Make Your Holiday Meal Easier And Safer

Dec 19, 2018, 2:42 PM

It doesn't take much to make your home perfect for cooking, family, and friends.

If you’re not already getting your turkey ready for the holiday meal, now is the time! But of course you’ll need it to be safe. Keeping yourself and your family protected from a literal kitchen tragedy might seem obvious, but when you’re busy frying a bird, whipping up potatoes, baking cookies, and keeping an eye on the family all at the same time, it’s easy to overlook a few things.

Christmas Dinner

Even if you’re not planning turkey for Christmas, you’ll need to know what to watch for any time you’re in the kitchen. And of course there’s always turkey time next Thanksgiving…

The U.S. Consumer Product Safety Commission reports some 1,300 cooking fires on Thanksgiving Day, about triple the average day. Cooking fires also cause the most fire-related injuries at home, with an estimated average of 3,450 injuries each year. Here’s a few ways to make sure no one at your house suffers one of those injuries.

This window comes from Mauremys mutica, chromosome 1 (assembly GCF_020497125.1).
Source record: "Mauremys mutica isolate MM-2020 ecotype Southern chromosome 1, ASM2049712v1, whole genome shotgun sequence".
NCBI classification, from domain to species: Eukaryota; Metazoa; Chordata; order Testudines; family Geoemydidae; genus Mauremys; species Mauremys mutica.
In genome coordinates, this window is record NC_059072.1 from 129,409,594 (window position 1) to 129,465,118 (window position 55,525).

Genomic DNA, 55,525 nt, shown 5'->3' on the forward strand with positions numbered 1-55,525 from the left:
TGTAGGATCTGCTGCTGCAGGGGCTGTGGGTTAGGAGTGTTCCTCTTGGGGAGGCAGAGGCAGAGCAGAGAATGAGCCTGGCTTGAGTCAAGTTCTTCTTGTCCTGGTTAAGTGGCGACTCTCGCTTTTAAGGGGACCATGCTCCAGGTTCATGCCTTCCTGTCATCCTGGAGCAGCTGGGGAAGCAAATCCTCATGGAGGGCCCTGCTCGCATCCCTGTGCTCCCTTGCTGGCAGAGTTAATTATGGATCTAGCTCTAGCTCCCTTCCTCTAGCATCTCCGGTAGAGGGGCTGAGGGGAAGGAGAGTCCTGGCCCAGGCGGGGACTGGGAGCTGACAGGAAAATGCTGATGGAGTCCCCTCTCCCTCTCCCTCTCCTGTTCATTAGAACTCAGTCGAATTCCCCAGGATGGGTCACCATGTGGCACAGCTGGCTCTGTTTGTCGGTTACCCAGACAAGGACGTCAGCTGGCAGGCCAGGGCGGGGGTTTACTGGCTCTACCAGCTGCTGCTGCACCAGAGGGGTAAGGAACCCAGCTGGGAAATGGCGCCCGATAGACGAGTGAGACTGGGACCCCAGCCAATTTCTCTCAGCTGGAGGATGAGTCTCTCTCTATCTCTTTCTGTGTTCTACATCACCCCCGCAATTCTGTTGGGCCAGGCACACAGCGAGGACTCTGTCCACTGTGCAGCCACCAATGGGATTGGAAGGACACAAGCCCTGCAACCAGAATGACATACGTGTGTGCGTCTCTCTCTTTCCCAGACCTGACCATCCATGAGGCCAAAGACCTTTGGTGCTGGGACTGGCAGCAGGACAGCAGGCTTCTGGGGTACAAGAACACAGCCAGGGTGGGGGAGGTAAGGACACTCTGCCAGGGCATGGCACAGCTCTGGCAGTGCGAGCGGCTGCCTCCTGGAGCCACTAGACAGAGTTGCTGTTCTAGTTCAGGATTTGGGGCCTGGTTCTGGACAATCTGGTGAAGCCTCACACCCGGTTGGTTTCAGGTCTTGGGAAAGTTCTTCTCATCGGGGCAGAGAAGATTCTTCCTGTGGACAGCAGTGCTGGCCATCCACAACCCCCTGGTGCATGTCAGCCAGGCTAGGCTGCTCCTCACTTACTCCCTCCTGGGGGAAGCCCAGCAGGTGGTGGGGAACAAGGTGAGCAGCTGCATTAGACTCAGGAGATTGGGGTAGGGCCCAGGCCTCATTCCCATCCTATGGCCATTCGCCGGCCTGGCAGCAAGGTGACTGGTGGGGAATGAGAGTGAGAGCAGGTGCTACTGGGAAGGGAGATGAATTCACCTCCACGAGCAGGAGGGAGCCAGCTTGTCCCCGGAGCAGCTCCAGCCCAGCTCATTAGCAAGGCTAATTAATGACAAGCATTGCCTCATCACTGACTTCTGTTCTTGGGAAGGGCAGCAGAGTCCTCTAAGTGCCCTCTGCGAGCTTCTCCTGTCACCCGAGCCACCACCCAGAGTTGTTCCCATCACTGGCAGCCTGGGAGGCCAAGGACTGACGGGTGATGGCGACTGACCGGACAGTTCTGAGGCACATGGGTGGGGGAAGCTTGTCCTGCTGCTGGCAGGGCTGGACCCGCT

• If there are young children in the home, keep them out of the kitchen or away from the stove during cooking time. Even if they don’t come near a hot range top or oven, there are simple ways to reduce the risk of accidents: turn pan handles toward the back of the stove so they don’t accidentally get bumped.
  • Be careful with what you’re wearing, too. Loose-fitting clothing or long sleeves can catch on pots, pans, and shelves.
  • Before you start cooking, make sure your fire extinguisher and smoke alarm are working properly and are close by.

And there’s one special piece of kitchen equipment you can use anytime you’re cooking outside: turkey fryers. Even if you’re not cooking turkey. The huge pots should only be used outdoors, away from the house, reports the United States Fire Administration. Stay with the fryer while it’s cooking to make sure the oil is heating properly, and move the food carefully to avoid any burns or splash from hot oil.

Do some preparation well ahead of cooking time: thaw the bird for 24 hours for every 4 to 5 pounds of turkey, according to the U.S. Department of Agriculture. Check the fryer’s instructions to make sure it’s filled with the right amount of oil.

The right temperature for a cooked turkey is 165 degrees; for boiled lobster, it’s 135 degrees. The right side dishes to put on the table next to your holiday’s main course — that’s up to you!

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